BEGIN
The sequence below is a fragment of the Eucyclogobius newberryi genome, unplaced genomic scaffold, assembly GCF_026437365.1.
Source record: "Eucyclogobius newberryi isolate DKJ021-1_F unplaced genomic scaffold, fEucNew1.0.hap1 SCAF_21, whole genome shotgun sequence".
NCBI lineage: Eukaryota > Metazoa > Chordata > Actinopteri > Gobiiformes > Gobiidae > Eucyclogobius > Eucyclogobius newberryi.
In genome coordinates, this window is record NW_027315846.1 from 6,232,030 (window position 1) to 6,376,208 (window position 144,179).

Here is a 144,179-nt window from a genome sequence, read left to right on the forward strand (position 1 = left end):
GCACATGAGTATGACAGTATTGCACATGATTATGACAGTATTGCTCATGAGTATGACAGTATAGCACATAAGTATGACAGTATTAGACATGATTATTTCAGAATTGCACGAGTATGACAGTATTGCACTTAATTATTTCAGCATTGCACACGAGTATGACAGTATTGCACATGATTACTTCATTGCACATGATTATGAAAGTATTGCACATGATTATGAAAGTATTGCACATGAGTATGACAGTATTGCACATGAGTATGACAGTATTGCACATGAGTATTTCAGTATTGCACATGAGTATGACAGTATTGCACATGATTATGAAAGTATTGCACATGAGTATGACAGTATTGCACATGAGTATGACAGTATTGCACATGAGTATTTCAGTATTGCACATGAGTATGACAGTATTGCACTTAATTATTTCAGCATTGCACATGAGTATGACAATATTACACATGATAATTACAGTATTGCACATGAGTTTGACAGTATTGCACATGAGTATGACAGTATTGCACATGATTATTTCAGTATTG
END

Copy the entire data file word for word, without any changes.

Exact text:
The sequence below is a fragment of the Eucyclogobius newberryi genome, unplaced genomic scaffold, assembly GCF_026437365.1.
Source record: "Eucyclogobius newberryi isolate DKJ021-1_F unplaced genomic scaffold, fEucNew1.0.hap1 SCAF_21, whole genome shotgun sequence".
NCBI lineage: Eukaryota > Metazoa > Chordata > Actinopteri > Gobiiformes > Gobiidae > Eucyclogobius > Eucyclogobius newberryi.
In genome coordinates, this window is record NW_027315846.1 from 6,232,030 (window position 1) to 6,376,208 (window position 144,179).

Here is a 144,179-nt window from a genome sequence, read left to right on the forward strand (position 1 = left end):
GCACATGAGTATGACAGTATTGCACATGATTATGACAGTATTGCTCATGAGTATGACAGTATAGCACATAAGTATGACAGTATTAGACATGATTATTTCAGAATTGCACGAGTATGACAGTATTGCACTTAATTATTTCAGCATTGCACACGAGTATGACAGTATTGCACATGATTACTTCATTGCACATGATTATGAAAGTATTGCACATGATTATGAAAGTATTGCACATGAGTATGACAGTATTGCACATGAGTATGACAGTATTGCACATGAGTATTTCAGTATTGCACATGAGTATGACAGTATTGCACATGATTATGAAAGTATTGCACATGAGTATGACAGTATTGCACATGAGTATGACAGTATTGCACATGAGTATTTCAGTATTGCACATGAGTATGACAGTATTGCACTTAATTATTTCAGCATTGCACATGAGTATGACAATATTACACATGATAATTACAGTATTGCACATGAGTTTGACAGTATTGCACATGAGTATGACAGTATTGCACATGATTATTTCAGTATTG